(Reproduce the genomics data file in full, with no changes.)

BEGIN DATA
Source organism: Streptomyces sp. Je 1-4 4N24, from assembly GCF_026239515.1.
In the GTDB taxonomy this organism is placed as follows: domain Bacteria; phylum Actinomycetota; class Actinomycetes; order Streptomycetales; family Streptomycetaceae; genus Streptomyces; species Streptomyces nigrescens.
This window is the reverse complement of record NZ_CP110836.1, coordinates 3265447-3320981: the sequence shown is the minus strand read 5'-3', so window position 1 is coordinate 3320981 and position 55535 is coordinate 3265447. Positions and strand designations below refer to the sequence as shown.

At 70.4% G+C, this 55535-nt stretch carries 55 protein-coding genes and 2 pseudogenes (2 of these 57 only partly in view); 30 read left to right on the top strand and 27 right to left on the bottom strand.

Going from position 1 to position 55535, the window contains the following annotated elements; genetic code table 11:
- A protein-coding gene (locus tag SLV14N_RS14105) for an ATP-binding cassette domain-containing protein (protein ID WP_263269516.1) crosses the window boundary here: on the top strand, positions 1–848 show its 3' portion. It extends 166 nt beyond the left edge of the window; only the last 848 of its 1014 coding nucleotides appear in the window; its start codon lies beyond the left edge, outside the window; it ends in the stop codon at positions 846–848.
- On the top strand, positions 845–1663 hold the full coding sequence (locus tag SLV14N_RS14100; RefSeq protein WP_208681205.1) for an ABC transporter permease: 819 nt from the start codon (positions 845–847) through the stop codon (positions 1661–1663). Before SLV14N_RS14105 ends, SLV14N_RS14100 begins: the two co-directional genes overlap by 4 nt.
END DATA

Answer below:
Source organism: Streptomyces sp. Je 1-4 4N24, from assembly GCF_026239515.1.
In the GTDB taxonomy this organism is placed as follows: domain Bacteria; phylum Actinomycetota; class Actinomycetes; order Streptomycetales; family Streptomycetaceae; genus Streptomyces; species Streptomyces nigrescens.
This window is the reverse complement of record NZ_CP110836.1, coordinates 3265447-3320981: the sequence shown is the minus strand read 5'-3', so window position 1 is coordinate 3320981 and position 55535 is coordinate 3265447. Positions and strand designations below refer to the sequence as shown.

At 70.4% G+C, this 55535-nt stretch carries 55 protein-coding genes and 2 pseudogenes (2 of these 57 only partly in view); 30 read left to right on the top strand and 27 right to left on the bottom strand.

Going from position 1 to position 55535, the window contains the following annotated elements; genetic code table 11:
- A protein-coding gene (locus tag SLV14N_RS14105) for an ATP-binding cassette domain-containing protein (protein ID WP_263269516.1) crosses the window boundary here: on the top strand, positions 1–848 show its 3' portion. It extends 166 nt beyond the left edge of the window; only the last 848 of its 1014 coding nucleotides appear in the window; its start codon lies beyond the left edge, outside the window; it ends in the stop codon at positions 846–848.
- On the top strand, positions 845–1663 hold the full coding sequence (locus tag SLV14N_RS14100; RefSeq protein WP_208681205.1) for an ABC transporter permease: 819 nt from the start codon (positions 845–847) through the stop codon (positions 1661–1663). Before SLV14N_RS14105 ends, SLV14N_RS14100 begins: the two co-directional genes overlap by 4 nt.